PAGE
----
Kaysersberg-Vignoble as it has been known since 2016, is a village of some 4677 people. Lucky people. Again it’s pedestrianised, but a string of car parks encircle the town. We parked in one at Rue de la Flieh, which was also was around the €3 mark. It’s a short stroll into the centre, of less than five minutes. That’s if you don’t stop to take photos of houses like this irresistibly cute one on Rue de l’Oberhof like I did for instance.

A house so typical of Alsace Villages

Kaysersberg has a long central street (rue du General de Gaulle) with a good number of cafes and gift shops. It’s the ideal place to people watch and enjoy a crepes and coffee, as we for instance did at Kaysers Bier Brasserie. By this time late morning the village was already busy.

Do I need to mention that half timber houses and buildings are again the attraction? I don’t think so. Kaysersberg’s are as quaint as any before. Do not miss the extraordinary beauty of Maison du Faller-Brief from the 1590’s and also Boulangerie Loewert from 1739 on Kaysersberg’s main street.

What not to miss in Kaysersberg

Pont Fortifie

Kaysersberg has a charming location on the banks of the River Weiss. The shallow river flows through the town and over some very passive cascades at Pont Fortifie. These are the best views in the town, and probably the best I saw in the whole of Alsace. We took a walk down by the river bank, and the rich colours of the summer flowers also lent an extra level of enchantment to the village

View of Pont Fortifie
Alsace Villages
View from the River Weiss banks

Finding the gingerbread man

Well this one speaks for itself…

Alsace Villages
Don’t jump gingerbread man

Eglise de l’Invention de la Sainte-Croix

The church of the Holy Cross is a romanesque structure from the 13th century. It quite plain from the outside with the exception of its bell tower. Inside the church is quite dark, and the one thing that immediately strikes you is the size of the crucifix over the alter. The 4.5 metre crucifix from 1582 dominates the church. At the base are statues of John and Mary. It’s the church’s principal sight, but the altar area from the 16th century is of more interest. Well worth a minute or two of your time and entry is free.

Alsace Villages
Magnificent altar of the church

Hotel de Ville de Kaysersberg

The Town Hall of Kaysersberg is a renaissance era building and dates from 1604. It is quite different from the usual Alsatian buildings surrounding it, and presents as a curiosity.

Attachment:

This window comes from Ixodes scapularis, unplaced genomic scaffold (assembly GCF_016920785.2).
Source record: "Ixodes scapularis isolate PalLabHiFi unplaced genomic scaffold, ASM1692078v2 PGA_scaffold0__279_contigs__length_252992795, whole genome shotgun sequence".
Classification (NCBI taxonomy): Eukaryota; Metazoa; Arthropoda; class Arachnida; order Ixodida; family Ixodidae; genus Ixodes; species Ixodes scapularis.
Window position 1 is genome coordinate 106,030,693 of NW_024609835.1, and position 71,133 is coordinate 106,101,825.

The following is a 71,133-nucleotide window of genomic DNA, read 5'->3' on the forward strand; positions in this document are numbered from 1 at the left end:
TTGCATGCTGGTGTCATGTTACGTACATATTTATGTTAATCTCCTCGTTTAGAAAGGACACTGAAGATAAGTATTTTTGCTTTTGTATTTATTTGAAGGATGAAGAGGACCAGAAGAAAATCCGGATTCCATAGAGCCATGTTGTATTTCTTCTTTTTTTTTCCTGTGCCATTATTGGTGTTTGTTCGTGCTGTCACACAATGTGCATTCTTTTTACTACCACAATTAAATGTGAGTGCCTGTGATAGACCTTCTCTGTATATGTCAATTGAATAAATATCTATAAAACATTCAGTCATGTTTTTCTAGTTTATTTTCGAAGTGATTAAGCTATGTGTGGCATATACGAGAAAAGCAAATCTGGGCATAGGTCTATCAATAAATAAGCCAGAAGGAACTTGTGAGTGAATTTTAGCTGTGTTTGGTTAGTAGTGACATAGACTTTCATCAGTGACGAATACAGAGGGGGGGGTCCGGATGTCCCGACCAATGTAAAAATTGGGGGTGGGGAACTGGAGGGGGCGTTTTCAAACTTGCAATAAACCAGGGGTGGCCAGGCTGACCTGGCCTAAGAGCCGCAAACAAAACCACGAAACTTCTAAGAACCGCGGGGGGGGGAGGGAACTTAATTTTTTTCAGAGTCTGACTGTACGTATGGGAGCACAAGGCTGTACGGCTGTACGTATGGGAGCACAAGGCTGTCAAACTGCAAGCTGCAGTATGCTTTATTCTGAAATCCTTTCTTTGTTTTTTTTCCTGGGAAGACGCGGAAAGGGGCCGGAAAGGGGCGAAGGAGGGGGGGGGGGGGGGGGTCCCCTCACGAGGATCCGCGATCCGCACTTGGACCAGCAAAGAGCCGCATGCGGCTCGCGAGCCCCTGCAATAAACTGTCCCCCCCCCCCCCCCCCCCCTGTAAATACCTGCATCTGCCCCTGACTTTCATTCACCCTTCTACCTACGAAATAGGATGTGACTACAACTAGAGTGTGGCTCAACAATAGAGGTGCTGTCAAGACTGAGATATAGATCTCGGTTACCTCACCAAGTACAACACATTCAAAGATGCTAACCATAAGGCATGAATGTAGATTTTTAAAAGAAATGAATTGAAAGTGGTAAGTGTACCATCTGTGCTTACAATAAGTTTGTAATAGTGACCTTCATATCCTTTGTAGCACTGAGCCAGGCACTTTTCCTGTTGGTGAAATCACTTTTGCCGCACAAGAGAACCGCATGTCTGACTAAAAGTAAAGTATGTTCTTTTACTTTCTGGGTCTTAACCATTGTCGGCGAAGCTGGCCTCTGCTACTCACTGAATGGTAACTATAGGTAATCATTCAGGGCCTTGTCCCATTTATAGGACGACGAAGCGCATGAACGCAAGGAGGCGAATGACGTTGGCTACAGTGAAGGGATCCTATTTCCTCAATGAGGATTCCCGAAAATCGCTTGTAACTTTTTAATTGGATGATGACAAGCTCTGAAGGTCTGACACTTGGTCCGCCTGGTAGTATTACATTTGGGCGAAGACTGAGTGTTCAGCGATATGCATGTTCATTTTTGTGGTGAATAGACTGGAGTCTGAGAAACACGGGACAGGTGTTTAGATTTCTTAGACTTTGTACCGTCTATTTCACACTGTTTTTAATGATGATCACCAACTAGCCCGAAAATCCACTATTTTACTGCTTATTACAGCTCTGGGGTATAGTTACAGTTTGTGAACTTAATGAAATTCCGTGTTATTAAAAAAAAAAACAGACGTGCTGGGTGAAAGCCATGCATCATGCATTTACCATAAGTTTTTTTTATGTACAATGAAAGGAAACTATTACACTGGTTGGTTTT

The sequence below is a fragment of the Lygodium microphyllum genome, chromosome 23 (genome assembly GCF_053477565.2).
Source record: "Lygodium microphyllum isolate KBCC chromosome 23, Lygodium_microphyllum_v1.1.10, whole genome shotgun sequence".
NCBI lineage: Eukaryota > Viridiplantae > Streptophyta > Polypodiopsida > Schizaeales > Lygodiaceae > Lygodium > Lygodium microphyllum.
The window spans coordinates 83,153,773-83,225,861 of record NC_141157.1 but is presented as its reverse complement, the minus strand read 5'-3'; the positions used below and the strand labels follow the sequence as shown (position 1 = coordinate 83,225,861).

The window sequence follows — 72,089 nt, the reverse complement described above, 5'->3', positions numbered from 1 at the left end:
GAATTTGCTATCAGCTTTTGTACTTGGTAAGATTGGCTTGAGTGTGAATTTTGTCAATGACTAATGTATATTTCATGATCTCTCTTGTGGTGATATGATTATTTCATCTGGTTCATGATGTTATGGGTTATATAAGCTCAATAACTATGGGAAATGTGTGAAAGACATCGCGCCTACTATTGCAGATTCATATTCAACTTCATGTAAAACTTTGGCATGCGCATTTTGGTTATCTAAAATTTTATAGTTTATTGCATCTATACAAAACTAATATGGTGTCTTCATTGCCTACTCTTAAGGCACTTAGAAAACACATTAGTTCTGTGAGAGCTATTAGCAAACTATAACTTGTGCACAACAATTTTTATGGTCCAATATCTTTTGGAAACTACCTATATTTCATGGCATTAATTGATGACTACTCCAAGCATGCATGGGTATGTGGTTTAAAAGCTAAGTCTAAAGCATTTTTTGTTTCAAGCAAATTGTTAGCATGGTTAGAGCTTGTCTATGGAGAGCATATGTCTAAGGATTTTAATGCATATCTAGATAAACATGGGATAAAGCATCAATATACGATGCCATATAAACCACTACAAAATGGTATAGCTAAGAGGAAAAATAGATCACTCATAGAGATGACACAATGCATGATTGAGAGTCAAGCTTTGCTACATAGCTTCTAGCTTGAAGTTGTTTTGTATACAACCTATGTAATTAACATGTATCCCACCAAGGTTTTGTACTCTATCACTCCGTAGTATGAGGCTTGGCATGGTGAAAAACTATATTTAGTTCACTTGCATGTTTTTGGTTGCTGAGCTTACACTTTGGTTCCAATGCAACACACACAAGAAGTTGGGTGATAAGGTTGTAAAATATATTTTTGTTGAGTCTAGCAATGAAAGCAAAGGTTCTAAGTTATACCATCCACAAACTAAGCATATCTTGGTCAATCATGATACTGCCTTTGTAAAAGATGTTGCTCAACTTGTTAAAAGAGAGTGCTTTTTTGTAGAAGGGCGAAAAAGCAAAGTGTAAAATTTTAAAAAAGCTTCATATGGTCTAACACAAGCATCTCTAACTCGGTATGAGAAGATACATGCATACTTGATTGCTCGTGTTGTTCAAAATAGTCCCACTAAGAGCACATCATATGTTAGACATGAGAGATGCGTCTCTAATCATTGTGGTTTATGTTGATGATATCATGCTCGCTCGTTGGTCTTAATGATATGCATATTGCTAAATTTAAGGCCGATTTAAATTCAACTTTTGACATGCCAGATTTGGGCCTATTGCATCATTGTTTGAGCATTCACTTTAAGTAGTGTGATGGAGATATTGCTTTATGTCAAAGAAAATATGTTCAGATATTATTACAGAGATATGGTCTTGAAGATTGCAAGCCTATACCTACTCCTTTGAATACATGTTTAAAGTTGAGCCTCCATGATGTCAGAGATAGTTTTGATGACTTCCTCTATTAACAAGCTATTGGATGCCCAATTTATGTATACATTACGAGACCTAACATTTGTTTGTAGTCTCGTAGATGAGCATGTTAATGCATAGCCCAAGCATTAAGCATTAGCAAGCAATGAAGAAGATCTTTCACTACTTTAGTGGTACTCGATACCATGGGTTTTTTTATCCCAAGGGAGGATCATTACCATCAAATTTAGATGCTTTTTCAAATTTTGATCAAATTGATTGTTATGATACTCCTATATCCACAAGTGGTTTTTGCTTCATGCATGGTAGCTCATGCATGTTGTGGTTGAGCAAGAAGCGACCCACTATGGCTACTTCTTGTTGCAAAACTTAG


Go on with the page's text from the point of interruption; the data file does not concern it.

Kaysersberg Town Hall
Kaysersberg Town Hall

Kaysersberg Castle

Did you say castle Kaysersberg? If anyone knows me, then you’ll know I can never say no to a castle. This one overshadows the town and is a fifteen minute hike up via steps. It was relatively tough in the heat, but as you reach the summit, it is most definitely worth it. Not so much for the castle though!

The castle was built around 1200 and consists of external walls, a courtyard, and a central defensive tower. It is notable for its small dungeon in the base of the round tower. But as with outside the castle, the one hundred steps to the roof provide the greatest attraction.

That attraction is the views. Surrounded by vineyards for as far as the eye can see, and with the rooftops of Kaysersberg down below, its exhilarating. The village is as delightful from above as within, with the churches tower the most distinguishing feature.

  • Alsace Villages
  • Alsace Vilages
  • Alsace Villages

For more on the town of Kaysersberg, I suggest their local website.

If these Alsace Villages have enticed you to the area, then may a suggest a look at Colmar. The capital of the Alsace wine route, its a glorious city of architecture, culture and good food. And the subject of my two most recent blogs.

50 photos of Colmar

Top cultural things to do in Colmar

I would really appreciate a share or pin if you enjoyed this blog. Happy travels.